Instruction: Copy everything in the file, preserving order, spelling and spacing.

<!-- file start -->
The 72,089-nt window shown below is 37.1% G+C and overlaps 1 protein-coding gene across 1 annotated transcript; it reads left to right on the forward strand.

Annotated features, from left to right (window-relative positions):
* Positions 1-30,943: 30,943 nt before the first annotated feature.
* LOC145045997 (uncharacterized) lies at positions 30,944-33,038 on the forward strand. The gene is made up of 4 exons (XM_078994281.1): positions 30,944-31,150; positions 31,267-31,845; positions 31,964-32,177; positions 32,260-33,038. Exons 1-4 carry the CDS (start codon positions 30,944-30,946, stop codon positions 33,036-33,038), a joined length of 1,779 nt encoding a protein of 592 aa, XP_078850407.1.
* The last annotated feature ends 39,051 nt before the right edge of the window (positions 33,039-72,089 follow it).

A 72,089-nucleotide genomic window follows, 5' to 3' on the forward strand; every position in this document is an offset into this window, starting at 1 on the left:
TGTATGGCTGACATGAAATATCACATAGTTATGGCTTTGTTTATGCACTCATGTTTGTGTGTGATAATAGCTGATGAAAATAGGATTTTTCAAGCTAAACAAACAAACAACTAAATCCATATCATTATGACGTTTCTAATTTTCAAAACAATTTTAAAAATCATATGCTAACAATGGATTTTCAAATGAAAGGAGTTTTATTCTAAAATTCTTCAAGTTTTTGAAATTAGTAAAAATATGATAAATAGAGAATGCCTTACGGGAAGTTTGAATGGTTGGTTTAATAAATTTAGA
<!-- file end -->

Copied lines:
The 72,089-nt window shown below is 37.1% G+C and overlaps 1 protein-coding gene across 1 annotated transcript; it reads left to right on the forward strand.

Annotated features, from left to right (window-relative positions):
* Positions 1-30,943: 30,943 nt before the first annotated feature.
* LOC145045997 (uncharacterized) lies at positions 30,944-33,038 on the forward strand. The gene is made up of 4 exons (XM_078994281.1): positions 30,944-31,150; positions 31,267-31,845; positions 31,964-32,177; positions 32,260-33,038. Exons 1-4 carry the CDS (start codon positions 30,944-30,946, stop codon positions 33,036-33,038), a joined length of 1,779 nt encoding a protein of 592 aa, XP_078850407.1.
* The last annotated feature ends 39,051 nt before the right edge of the window (positions 33,039-72,089 follow it).

A 72,089-nucleotide genomic window follows, 5' to 3' on the forward strand; every position in this document is an offset into this window, starting at 1 on the left:
TGTATGGCTGACATGAAATATCACATAGTTATGGCTTTGTTTATGCACTCATGTTTGTGTGTGATAATAGCTGATGAAAATAGGATTTTTCAAGCTAAACAAACAAACAACTAAATCCATATCATTATGACGTTTCTAATTTTCAAAACAATTTTAAAAATCATATGCTAACAATGGATTTTCAAATGAAAGGAGTTTTATTCTAAAATTCTTCAAGTTTTTGAAATTAGTAAAAATATGATAAATAGAGAATGCCTTACGGGAAGTTTGAATGGTTGGTTTAATAAATTTAGA